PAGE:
The reason not to do it isn't because that person doesn't deserve it. I'm not someone who worries about like, "Oh no, the coarsening of our discourse. Why can't we all get along?" Because there are good reasons we cannot all get along and there are some stakes for our politics right now. The reason not to do it is because, first of all, you're not actually adding anything. Probably this person you're quote tweeting doesn't matter. But also that is one of the most powerful ways that the system trains you to be prone to outrage, to stop reading, to shut down the intellectual and rigorous part of your mind and just engage the monkey brain, dopamine-chasing part of your mind.

If you just stop doing that for a month, I think you will find a really pronounced difference in social media. Try not to dogpile people.

Again, these are things where it's not just like, “Oh, it's not nice to do,” but it's because when you do that, you are complicit in the way that these mega companies are training you to use their product more and more, so you're taking more and more pulls of the cigarette.

You're the centrifuge that is really increasing the volatility of the environment.

If you're on YouTube, open it in incognito mode, because if you were logged in, or even if you're not logged in, but you are using it on non-incognito mode in your browser, it will track your views very carefully and it will serve you up related content that is going to be as likely to hook you in as possible, which is just a great way to be shown stuff incrementally over time, even if it's not immediately obvious, that is not healthy for you.

What all of these little tips have in common is they're all about learning to see social media as a drug, which it is. It's a drug in the sense that it changes your brain chemistry. It's a drug in the sense that it's addictive. And it's a drug in the sense that when you're using it, your behavior changes, parts of your brain shut down, your emotions change, which is true of any drug that we use.

It's also a piece of advice I'd like to give because, while there are a lot of drugs we can't do, there are quite a few that we have all kind of decided are worth it for us to do a little bit of occasionally. I had a cup of coffee this morning. I'll probably have, it's Friday, one to two glasses of wine tonight, maybe even three. But I know, because I understand that these are drugs, that they change my behavior, that they're not always good for me. I know to take them in certain ways that I have come to learn are healthy for me. I know not to drive a car after I have a certain number of glasses of wine. I know not to read certain things if I've had a drink because they might make me upset, or get into certain kinds of social situations. I also know that if I start to feel a certain way after I've had a drink or two, like I start to get annoyed with a friend who I'm out with, I know internally, okay, that's not me, that's the alcohol that's making me feel that way, and it becomes easier to mentally separate yourself from that.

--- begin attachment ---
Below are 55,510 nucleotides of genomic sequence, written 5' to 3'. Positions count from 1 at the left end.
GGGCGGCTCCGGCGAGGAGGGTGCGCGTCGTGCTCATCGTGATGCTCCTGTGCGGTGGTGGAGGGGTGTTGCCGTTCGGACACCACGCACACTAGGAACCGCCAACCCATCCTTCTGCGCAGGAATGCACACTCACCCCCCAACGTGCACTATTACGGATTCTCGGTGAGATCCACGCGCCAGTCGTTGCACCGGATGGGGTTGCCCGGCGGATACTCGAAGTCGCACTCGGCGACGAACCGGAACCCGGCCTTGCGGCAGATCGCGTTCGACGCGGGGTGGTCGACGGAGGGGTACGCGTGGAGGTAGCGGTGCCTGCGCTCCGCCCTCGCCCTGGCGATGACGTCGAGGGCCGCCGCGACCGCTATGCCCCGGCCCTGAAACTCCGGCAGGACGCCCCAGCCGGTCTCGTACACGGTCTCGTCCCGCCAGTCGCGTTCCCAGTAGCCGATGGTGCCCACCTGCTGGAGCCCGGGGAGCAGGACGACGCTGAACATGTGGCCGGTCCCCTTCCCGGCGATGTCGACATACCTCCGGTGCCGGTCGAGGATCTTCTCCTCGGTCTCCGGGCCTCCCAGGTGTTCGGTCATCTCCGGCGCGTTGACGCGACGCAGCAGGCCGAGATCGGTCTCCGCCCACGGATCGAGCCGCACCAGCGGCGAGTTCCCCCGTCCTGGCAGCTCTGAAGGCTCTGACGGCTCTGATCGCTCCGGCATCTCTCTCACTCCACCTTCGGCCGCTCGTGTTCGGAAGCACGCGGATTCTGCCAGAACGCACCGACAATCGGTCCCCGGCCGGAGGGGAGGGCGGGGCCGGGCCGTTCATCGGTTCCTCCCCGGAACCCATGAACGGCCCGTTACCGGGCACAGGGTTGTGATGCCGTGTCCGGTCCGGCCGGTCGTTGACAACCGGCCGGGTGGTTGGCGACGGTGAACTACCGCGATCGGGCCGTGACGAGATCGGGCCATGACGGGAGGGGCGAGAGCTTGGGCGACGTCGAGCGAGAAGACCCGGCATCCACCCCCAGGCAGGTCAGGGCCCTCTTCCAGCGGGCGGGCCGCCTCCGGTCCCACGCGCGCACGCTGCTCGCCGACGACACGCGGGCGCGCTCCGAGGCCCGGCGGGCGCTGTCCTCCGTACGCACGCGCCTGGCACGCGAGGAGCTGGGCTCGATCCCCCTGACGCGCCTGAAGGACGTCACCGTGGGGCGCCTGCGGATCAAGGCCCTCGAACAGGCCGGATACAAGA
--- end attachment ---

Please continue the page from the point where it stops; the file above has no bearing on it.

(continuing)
I think when you use social media that way it becomes so much easier to use it responsibly because you come to see maybe there are certain kinds of activities that you try not to do on social media, just like you try not to do certain kinds of activities when you're on a drug or when you're on alcohol, because you know it's not healthy and it's not safe for you. And you also come to see the difference between, okay, I'm on Twitter, I'm on Facebook, and I'm feeling a certain way.

But now I understand because I know Twitter and Facebook are drugs that they are making me feel that way. It's not actually something real that's happening in the world. It's not something real that is happening in this conversation that I'm having that's making me feel that way, so I want to disengage from it. That's my number one tip for using it safely. It's just understanding what it does to you makes it much easier to kind of take a step back from it, I think.

That's great. The book is called The Chaos Machine. It is the inside story of how social media rewired our minds and our world. Why don't you tell folks a little bit about it, where they can find it, and where they can find you.

It is, as you would expect, everywhere books are sold. It got some good placements at Barnes and Noble and especially in independent bookstores, which has been great. It's on the major online shopping website. I know surprisingly a really large number of people who've gotten the audiobook. I'm not really sure why that is or why people love going to the audiobook for this one.

It's basically just a podcast that has a point.

Isn't that all books, are podcasts with a point?

Listen, we don't want to crack this one wide open too quick. Where can folks find the book?

Everywhere you buy books. You can find me, unfortunately, on Twitter at @Max_Fisher. That's really the only public-facing platform I use. That's another piece of advice, limit yourself to one public-facing platform. And yeah, I hope that people read it and enjoy it. And if you do, I would love to hear from you.

Yes. And if they do, they should quote tweet you dunking on it so that the tweet accelerates in the algorithm's reward.

Exactly.


If you have anything you’d like to see in this Sunday special, shoot me an email. Comment below! Thanks for reading, and thanks so much for supporting Numlock.

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Send links to me on Twitter at @WaltHickey or email me with numbers, tips or feedback at walt@numlock.news.